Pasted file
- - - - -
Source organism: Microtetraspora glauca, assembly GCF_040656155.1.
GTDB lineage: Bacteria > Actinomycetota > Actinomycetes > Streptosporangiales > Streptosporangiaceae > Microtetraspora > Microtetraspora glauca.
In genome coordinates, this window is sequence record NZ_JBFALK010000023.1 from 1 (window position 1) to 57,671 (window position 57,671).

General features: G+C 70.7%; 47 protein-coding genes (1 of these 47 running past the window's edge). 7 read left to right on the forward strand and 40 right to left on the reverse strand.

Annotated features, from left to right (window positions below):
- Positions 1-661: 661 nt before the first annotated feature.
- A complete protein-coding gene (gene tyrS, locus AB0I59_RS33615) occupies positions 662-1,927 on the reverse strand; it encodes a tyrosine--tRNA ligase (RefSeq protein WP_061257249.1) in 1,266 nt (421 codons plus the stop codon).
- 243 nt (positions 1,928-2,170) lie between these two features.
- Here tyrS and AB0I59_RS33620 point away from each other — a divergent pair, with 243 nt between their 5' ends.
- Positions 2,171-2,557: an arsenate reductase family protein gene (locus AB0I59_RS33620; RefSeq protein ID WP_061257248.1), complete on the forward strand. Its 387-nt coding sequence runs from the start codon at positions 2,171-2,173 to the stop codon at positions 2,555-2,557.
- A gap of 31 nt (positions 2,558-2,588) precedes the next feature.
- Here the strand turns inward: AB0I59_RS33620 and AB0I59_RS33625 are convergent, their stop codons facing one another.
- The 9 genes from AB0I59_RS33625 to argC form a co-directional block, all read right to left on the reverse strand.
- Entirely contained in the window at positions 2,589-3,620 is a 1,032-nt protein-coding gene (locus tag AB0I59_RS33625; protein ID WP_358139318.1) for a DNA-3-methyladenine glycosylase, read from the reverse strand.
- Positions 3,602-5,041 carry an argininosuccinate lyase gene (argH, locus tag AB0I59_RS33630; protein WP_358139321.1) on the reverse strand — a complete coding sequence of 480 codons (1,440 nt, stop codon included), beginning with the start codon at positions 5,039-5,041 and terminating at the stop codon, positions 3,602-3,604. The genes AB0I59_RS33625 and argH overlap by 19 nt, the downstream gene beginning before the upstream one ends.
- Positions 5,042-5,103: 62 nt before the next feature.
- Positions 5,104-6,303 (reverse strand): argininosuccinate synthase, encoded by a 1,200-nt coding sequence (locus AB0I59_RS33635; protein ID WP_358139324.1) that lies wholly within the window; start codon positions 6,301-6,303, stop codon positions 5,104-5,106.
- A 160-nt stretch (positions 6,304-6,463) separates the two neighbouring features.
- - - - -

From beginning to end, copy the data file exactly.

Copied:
Source organism: Microtetraspora glauca, assembly GCF_040656155.1.
GTDB lineage: Bacteria > Actinomycetota > Actinomycetes > Streptosporangiales > Streptosporangiaceae > Microtetraspora > Microtetraspora glauca.
In genome coordinates, this window is sequence record NZ_JBFALK010000023.1 from 1 (window position 1) to 57,671 (window position 57,671).

General features: G+C 70.7%; 47 protein-coding genes (1 of these 47 running past the window's edge). 7 read left to right on the forward strand and 40 right to left on the reverse strand.

Annotated features, from left to right (window positions below):
- Positions 1-661: 661 nt before the first annotated feature.
- A complete protein-coding gene (gene tyrS, locus AB0I59_RS33615) occupies positions 662-1,927 on the reverse strand; it encodes a tyrosine--tRNA ligase (RefSeq protein WP_061257249.1) in 1,266 nt (421 codons plus the stop codon).
- 243 nt (positions 1,928-2,170) lie between these two features.
- Here tyrS and AB0I59_RS33620 point away from each other — a divergent pair, with 243 nt between their 5' ends.
- Positions 2,171-2,557: an arsenate reductase family protein gene (locus AB0I59_RS33620; RefSeq protein ID WP_061257248.1), complete on the forward strand. Its 387-nt coding sequence runs from the start codon at positions 2,171-2,173 to the stop codon at positions 2,555-2,557.
- A gap of 31 nt (positions 2,558-2,588) precedes the next feature.
- Here the strand turns inward: AB0I59_RS33620 and AB0I59_RS33625 are convergent, their stop codons facing one another.
- The 9 genes from AB0I59_RS33625 to argC form a co-directional block, all read right to left on the reverse strand.
- Entirely contained in the window at positions 2,589-3,620 is a 1,032-nt protein-coding gene (locus tag AB0I59_RS33625; protein ID WP_358139318.1) for a DNA-3-methyladenine glycosylase, read from the reverse strand.
- Positions 3,602-5,041 carry an argininosuccinate lyase gene (argH, locus tag AB0I59_RS33630; protein WP_358139321.1) on the reverse strand — a complete coding sequence of 480 codons (1,440 nt, stop codon included), beginning with the start codon at positions 5,039-5,041 and terminating at the stop codon, positions 3,602-3,604. The genes AB0I59_RS33625 and argH overlap by 19 nt, the downstream gene beginning before the upstream one ends.
- Positions 5,042-5,103: 62 nt before the next feature.
- Positions 5,104-6,303 (reverse strand): argininosuccinate synthase, encoded by a 1,200-nt coding sequence (locus AB0I59_RS33635; protein ID WP_358139324.1) that lies wholly within the window; start codon positions 6,301-6,303, stop codon positions 5,104-5,106.
- A 160-nt stretch (positions 6,304-6,463) separates the two neighbouring features.